Osho, the Master, offers a simple, do-able, immediately implementable formula for celebrating and nurturing relationships. His prescription: don’t call or label anything a relationship. Instead, he says, just keep relating. He reminds us: “LOVE IS NOT A RELATIONSHIP. Love relates, but it is not a relationship. A relationship is something finished. A relationship is a noun; the full stop has come, the honeymoon is over. Now there is no joy, no enthusiasm, now all is finished. You can carry it on, just to keep your promises. You can carry it on because it is comfortable, convenient, cozy. You can carry it on because there is nothing else to do. You can carry it on because if you disrupt it, it is going to create much trouble for you… Relationship means something complete, finished, closed. Love is never a relationship; love is relating. It is always a river, flowing, unending. Love knows no full stop; the honeymoon begins but never ends. It is not like a novel that starts at a certain point and ends at a certain point. It is an ongoing phenomenon. Lovers end, love continues– it is a continuum. It is a verb, not a noun. You are in love with a woman or a man and immediately you start thinking of getting married. Make it a legal contract. Why? How does the law come into love? The law comes into love because love is not there. It is only a fantasy, and you know the fantasy will disappear. Before it disappears, settle down; before it disappears, do something so it becomes impossible to separate.”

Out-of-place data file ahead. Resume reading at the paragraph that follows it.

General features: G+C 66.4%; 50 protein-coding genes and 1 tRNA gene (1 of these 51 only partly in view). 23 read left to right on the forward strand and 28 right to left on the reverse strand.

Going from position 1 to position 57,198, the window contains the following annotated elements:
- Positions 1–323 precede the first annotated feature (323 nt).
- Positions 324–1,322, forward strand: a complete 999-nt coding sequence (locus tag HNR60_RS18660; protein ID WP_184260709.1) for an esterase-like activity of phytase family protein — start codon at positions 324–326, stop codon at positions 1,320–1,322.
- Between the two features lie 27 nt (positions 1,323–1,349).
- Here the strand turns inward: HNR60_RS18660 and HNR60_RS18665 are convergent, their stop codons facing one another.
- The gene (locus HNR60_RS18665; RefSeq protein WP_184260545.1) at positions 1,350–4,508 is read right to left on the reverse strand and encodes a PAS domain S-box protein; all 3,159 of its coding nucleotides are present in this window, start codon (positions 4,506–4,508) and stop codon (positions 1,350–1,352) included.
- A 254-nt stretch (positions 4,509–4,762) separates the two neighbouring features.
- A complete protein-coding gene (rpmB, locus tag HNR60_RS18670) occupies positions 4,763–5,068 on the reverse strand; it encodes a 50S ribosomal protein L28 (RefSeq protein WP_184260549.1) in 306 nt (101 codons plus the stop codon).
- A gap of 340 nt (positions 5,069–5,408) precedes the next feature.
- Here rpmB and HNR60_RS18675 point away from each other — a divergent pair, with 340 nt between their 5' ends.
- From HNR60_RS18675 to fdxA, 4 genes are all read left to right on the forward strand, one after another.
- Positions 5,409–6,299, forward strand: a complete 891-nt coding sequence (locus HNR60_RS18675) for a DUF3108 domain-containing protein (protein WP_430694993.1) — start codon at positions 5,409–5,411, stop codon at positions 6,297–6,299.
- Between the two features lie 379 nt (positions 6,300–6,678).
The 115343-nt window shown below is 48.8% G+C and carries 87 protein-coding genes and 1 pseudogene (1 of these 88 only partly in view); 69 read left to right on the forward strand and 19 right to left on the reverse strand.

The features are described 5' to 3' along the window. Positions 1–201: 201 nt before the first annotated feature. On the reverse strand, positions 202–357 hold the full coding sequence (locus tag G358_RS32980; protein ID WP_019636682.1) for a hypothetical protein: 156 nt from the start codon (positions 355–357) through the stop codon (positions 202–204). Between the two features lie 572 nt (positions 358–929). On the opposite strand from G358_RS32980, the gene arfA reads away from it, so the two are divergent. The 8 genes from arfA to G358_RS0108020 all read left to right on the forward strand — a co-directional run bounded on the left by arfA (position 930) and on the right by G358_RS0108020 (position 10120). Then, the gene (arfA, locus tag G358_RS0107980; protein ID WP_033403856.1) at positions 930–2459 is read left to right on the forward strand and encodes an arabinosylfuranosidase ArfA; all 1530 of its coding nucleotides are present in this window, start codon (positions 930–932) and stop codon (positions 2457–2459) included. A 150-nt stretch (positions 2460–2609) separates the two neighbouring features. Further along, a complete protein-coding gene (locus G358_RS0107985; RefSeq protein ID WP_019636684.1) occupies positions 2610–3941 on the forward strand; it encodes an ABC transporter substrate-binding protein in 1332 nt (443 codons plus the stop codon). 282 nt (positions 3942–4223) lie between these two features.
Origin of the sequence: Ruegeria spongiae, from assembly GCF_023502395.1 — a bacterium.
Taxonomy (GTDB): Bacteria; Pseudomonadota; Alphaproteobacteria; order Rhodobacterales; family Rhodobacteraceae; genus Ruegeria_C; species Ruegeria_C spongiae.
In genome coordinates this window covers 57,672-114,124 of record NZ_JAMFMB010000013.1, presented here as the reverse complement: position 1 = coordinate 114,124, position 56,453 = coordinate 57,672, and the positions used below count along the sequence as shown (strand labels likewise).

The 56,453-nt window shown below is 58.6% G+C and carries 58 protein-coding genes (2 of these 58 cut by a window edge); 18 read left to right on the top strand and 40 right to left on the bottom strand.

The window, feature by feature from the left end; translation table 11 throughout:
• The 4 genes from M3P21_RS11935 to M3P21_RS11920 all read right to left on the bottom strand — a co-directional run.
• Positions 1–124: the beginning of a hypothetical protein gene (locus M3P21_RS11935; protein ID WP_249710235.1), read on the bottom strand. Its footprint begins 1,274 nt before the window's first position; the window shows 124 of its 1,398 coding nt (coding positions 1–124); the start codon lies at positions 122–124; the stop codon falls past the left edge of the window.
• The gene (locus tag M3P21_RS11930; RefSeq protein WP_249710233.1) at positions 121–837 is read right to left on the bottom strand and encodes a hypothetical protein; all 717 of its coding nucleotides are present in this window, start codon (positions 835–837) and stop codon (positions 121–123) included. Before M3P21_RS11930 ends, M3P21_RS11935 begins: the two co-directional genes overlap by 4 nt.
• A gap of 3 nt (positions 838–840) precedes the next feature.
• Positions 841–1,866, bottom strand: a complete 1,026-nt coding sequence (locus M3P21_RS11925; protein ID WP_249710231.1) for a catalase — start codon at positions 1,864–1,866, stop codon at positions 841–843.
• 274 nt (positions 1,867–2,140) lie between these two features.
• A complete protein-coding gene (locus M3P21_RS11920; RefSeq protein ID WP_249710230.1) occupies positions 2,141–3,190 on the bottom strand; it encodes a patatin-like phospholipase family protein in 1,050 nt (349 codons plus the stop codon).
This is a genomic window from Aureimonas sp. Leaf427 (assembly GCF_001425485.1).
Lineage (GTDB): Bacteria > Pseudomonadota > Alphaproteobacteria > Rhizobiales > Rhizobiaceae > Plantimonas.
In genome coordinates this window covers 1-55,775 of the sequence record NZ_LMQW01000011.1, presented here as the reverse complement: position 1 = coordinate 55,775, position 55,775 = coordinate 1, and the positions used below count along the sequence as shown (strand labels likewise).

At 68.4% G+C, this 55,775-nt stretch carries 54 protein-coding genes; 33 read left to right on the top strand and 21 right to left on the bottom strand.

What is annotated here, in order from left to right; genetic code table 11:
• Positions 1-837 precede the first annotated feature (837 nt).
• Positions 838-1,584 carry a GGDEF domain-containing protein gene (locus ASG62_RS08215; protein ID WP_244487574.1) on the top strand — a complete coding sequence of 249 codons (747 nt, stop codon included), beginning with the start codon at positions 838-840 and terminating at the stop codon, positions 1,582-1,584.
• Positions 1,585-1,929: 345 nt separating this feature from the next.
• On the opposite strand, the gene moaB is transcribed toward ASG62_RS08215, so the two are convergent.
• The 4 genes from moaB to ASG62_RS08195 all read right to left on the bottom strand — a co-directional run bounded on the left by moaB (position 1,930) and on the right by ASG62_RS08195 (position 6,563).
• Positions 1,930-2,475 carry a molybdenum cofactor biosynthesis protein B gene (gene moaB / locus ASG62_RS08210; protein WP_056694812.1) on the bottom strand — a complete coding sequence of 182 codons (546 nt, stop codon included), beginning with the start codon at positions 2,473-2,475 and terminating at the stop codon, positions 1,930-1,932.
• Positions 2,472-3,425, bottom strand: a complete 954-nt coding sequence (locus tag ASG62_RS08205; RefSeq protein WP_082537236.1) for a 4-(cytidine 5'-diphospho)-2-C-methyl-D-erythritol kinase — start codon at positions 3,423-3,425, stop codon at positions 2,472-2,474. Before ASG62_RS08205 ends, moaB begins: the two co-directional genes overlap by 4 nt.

Instead of bringing law or definitions and labels into relationships, let’s focus on never-ending celebrations, on loving each person in our lives, and to keep on relating to the other __ lover, friend, parent, colleague, sibling, whoever __ without pausing to evaluate, analyze or justify. Try this. It works. Choose a relationship that you think has gone “cold” over the years. Ask yourself if you have grown distant because you have stopped relating to, stopped celebrating this person? Don’t focus on a ‘revival’. Don’t expect. Know that all you need to do is to continue loving without either the label or an expectation coming in the way. The other person may still be distant__physically and metaphorically. Don’t worry. Don’t stop the celebration, the loving, the relating. 

Because through the energies of your continuous celebration, the loving, the relating will happen__enriching both your souls, exponentially, infinitely.